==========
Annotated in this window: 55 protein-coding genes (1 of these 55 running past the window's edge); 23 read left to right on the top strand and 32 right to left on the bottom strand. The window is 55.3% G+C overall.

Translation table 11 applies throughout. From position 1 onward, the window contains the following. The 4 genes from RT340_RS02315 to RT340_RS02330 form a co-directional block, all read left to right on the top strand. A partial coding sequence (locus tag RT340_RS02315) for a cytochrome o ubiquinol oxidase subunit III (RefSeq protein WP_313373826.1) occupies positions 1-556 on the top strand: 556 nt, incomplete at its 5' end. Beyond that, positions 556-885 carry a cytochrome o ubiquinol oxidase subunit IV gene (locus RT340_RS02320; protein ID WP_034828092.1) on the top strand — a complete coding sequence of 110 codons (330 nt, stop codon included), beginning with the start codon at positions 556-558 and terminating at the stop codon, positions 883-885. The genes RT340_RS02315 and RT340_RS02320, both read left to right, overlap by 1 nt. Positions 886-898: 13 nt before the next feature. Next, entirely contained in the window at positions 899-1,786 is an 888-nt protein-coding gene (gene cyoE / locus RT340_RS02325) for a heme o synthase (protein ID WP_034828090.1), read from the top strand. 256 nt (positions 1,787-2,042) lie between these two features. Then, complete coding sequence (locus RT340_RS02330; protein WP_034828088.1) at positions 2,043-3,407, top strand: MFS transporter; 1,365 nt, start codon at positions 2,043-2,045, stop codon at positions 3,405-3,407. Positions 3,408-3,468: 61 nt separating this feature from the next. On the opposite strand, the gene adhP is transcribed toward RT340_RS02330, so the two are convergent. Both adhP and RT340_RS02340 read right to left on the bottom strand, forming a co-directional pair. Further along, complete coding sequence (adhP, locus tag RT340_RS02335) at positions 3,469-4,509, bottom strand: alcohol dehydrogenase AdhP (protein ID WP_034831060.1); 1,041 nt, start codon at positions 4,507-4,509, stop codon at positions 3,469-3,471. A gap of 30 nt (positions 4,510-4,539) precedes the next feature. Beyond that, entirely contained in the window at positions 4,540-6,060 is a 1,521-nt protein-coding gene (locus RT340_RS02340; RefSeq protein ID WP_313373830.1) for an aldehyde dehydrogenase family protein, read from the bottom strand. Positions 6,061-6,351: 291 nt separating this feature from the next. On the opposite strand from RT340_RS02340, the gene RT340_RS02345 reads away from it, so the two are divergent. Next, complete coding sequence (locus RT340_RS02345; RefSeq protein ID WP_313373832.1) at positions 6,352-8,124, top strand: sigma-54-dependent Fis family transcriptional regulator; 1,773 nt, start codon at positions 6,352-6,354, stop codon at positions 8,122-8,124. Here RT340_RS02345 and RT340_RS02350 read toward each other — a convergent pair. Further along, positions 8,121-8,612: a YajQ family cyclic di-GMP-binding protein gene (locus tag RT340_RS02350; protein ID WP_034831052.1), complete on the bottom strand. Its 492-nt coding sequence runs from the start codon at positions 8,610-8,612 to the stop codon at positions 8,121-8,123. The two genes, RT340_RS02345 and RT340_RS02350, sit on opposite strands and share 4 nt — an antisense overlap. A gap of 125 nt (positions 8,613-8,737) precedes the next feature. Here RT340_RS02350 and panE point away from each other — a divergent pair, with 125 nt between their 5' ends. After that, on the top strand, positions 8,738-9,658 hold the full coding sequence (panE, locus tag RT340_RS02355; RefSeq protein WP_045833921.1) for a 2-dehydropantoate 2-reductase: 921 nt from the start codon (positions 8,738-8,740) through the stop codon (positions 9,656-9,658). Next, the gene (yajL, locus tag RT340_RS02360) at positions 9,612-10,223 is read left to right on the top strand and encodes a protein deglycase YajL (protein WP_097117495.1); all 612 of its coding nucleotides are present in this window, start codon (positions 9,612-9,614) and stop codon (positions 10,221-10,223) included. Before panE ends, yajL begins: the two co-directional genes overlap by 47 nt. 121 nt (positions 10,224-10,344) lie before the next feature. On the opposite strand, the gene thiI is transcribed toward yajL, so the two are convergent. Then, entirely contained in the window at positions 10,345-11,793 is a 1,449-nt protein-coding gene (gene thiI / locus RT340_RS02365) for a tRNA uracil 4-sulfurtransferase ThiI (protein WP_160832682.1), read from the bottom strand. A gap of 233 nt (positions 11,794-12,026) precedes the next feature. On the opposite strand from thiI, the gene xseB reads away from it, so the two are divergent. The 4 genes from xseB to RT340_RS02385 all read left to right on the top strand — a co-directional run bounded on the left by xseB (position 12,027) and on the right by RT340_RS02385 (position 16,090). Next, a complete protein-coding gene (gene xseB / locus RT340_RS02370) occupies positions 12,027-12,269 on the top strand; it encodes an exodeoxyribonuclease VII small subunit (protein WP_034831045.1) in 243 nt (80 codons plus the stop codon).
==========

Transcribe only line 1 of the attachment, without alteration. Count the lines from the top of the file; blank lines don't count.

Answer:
Annotated in this window: 55 protein-coding genes (1 of these 55 running past the window's edge); 23 read left to right on the top strand and 32 right to left on the bottom strand. The window is 55.3% G+C overall.